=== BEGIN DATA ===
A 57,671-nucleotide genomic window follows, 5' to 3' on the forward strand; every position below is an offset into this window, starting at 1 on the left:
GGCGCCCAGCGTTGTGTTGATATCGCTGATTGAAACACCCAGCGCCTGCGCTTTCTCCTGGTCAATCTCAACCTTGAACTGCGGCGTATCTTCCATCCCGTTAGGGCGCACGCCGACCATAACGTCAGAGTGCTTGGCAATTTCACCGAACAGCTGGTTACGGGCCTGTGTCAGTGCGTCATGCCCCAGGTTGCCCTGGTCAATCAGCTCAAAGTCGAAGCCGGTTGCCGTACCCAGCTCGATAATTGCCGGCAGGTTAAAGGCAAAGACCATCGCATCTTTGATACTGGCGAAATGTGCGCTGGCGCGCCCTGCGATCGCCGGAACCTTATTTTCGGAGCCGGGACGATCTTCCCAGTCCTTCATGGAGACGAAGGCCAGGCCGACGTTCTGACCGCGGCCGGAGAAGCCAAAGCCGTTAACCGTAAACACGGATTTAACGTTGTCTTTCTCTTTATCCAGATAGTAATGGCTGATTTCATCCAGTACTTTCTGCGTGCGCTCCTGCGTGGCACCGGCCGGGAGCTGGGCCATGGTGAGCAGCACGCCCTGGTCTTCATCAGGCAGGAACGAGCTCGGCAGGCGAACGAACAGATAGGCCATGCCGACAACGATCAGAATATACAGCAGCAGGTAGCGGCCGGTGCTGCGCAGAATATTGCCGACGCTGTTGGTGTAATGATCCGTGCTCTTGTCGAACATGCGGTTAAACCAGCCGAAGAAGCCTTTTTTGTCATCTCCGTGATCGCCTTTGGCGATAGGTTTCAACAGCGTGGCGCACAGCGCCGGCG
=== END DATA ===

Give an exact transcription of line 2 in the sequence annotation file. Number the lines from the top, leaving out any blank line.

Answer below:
GGCGCCCAGCGTTGTGTTGATATCGCTGATTGAAACACCCAGCGCCTGCGCTTTCTCCTGGTCAATCTCAACCTTGAACTGCGGCGTATCTTCCATCCCGTTAGGGCGCACGCCGACCATAACGTCAGAGTGCTTGGCAATTTCACCGAACAGCTGGTTACGGGCCTGTGTCAGTGCGTCATGCCCCAGGTTGCCCTGGTCAATCAGCTCAAAGTCGAAGCCGGTTGCCGTACCCAGCTCGATAATTGCCGGCAGGTTAAAGGCAAAGACCATCGCATCTTTGATACTGGCGAAATGTGCGCTGGCGCGCCCTGCGATCGCCGGAACCTTATTTTCGGAGCCGGGACGATCTTCCCAGTCCTTCATGGAGACGAAGGCCAGGCCGACGTTCTGACCGCGGCCGGAGAAGCCAAAGCCGTTAACCGTAAACACGGATTTAACGTTGTCTTTCTCTTTATCCAGATAGTAATGGCTGATTTCATCCAGTACTTTCTGCGTGCGCTCCTGCGTGGCACCGGCCGGGAGCTGGGCCATGGTGAGCAGCACGCCCTGGTCTTCATCAGGCAGGAACGAGCTCGGCAGGCGAACGAACAGATAGGCCATGCCGACAACGATCAGAATATACAGCAGCAGGTAGCGGCCGGTGCTGCGCAGAATATTGCCGACGCTGTTGGTGTAATGATCCGTGCTCTTGTCGAACATGCGGTTAAACCAGCCGAAGAAGCCTTTTTTGTCATCTCCGTGATCGCCTTTGGCGATAGGTTTCAACAGCGTGGCGCACAGCGCCGGCG